No, I made that decision years ago. After I got here, I had a couple of bids I could’ve pursued but I didn’t try. I never kept my name in a presidential search. There are two reasons for that. I think they are related. I couldn’t do the scholarship. I would have to give up the journal I edit. I didn’t want to make that tradeoff. Think about the way I’ve done it. I really can stop and just go back and be faculty. It would be a jolt, but it is doable. If you become a president, it is really hard to go back.
The second reason is I don’t think I would be good at it. I’m quite shy. I don’t mix well. I think even as a provost it is a drawback that I don’t have better schmoozing skills. When I know somebody or in the deans and directors context, I don’t feel timid, but at a random social gathering, I find that’s really hard. If it is an audience situation, I’m fine. Since I’m talking about my weaknesses, I may as well mention my strengths. I think I’m a really good speaker and I love that.
[A presidency] is not in my ambition. My contract as provost goes to 2013. I really do like lots of aspects of this job. It will be hard ultimately to go back to faculty. The pace will change.
I’ll just have more time for [my scholarship and writing]. And there are certain types of projects I can’t do here. Historians go to archives. I haven’t been to an archive in over a decade. I don’t have time for it. I send people, but I don’t have time to go myself. It will be interesting to see whether I want to go again. I used to do it all the time.
You have shown a lot of interest in global initiatives. Why?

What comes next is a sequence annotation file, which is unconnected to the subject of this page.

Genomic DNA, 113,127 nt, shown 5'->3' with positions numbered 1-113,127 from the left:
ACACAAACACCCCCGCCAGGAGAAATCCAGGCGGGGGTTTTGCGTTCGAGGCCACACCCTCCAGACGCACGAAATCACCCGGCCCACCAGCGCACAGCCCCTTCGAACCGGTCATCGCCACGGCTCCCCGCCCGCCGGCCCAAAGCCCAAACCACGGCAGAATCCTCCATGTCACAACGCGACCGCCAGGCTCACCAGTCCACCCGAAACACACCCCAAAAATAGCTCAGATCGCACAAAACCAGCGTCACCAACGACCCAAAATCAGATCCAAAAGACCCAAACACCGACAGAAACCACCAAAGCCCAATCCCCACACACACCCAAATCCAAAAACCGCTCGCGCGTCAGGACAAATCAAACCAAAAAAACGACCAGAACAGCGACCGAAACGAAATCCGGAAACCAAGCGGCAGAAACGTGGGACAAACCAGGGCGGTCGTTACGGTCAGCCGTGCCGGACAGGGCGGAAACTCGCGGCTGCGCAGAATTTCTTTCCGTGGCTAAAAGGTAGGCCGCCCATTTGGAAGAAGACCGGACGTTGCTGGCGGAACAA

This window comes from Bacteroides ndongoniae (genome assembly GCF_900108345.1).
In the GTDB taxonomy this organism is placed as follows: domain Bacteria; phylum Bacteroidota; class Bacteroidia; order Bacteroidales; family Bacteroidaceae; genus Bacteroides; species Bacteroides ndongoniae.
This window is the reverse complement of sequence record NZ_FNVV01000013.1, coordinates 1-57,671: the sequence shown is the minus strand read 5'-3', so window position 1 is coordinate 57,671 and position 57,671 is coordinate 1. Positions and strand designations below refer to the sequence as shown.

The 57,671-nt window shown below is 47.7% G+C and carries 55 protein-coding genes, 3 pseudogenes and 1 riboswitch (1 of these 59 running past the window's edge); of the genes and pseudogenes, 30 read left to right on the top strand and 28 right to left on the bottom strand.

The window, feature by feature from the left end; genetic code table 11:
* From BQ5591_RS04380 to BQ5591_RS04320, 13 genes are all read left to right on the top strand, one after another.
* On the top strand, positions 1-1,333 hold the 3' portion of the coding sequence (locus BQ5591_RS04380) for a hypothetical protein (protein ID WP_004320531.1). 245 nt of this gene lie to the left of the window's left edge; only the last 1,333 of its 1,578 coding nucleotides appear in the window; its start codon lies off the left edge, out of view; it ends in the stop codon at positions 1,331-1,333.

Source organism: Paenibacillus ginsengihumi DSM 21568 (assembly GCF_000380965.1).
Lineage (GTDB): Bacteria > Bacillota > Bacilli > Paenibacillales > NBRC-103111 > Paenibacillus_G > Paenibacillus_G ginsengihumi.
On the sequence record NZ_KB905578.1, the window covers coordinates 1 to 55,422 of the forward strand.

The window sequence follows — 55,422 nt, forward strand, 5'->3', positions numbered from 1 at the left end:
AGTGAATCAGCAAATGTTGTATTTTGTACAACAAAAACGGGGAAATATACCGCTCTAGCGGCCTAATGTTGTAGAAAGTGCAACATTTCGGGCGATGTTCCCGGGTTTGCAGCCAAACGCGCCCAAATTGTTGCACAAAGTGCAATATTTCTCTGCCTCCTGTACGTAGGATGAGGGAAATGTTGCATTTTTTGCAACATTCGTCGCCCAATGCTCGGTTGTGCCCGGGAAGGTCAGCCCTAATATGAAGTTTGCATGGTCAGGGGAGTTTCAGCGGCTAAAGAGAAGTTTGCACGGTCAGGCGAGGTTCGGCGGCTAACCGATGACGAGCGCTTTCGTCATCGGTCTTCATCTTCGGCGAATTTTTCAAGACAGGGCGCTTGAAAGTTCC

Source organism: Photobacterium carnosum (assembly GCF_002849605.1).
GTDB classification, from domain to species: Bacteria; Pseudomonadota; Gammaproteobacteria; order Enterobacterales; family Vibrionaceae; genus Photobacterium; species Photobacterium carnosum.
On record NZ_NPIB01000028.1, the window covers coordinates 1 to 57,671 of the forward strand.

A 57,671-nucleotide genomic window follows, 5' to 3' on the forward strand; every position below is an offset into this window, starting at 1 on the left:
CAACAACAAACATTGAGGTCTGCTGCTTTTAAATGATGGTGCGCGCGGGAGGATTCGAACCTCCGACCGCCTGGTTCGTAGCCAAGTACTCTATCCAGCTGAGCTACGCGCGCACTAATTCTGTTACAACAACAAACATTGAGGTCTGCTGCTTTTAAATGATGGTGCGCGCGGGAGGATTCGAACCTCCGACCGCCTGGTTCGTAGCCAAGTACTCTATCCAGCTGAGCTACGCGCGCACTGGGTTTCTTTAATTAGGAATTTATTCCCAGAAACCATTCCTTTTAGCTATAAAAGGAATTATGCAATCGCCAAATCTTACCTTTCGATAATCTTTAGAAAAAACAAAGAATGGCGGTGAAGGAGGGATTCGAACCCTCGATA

I wasn’t required to add global activity to the provost’s job, but I have a deep personal interest in it—not just for me, but for the institution. Going global has been terrific for Mason. Fortunately, lots of people were interested in this. I’ve done more with it than I’ve had to; some will say I shouldn’t have spent so much time on it. I believe the global scope moves us forward. I think as an institution it allows us to fulfill some responsibilities that are really important to take up, particularly as a national capital location. I just have to note that is an aspect of the job that consumed a fair amount of time, and it was to some degree optional. I think it has been a smash success on the whole, despite the one failure in the Middle East.
The Ras al Khamaih Campus?
This is trite, but being willing to recognize when something is going wrong and trying to figure out what lessons are to be learned… any leadership position has to be open to that. There is a certain temptation in leadership to always emphasize the positive. I think it is important to be optimistic, but if you are blind to the fact that something hasn’t worked right and you had a role in the failure, then you aren’t leading well. There are contexts in which airing your linen doesn’t make sense, but you have to watch the temptation to always look on the bright side. And it is important. We have lots of things that aren’t working right.
What do you do for fun?
I like travel, particularly when my wife [Mason alumna and former associate vice president of budget and planning Donna Kidd, MPA ’94] comes along. I now have three grandchildren and probably will have more. None of them lives really close by, so we have to schedule visits, which is an important part of our annual calendar. Both my wife and I are avid gardeners. In fact, I have to do that later today. I’ve been away for nine days in China and Japan, and the weeds show it.
Editor’s note: This interview took 28 minutes exactly.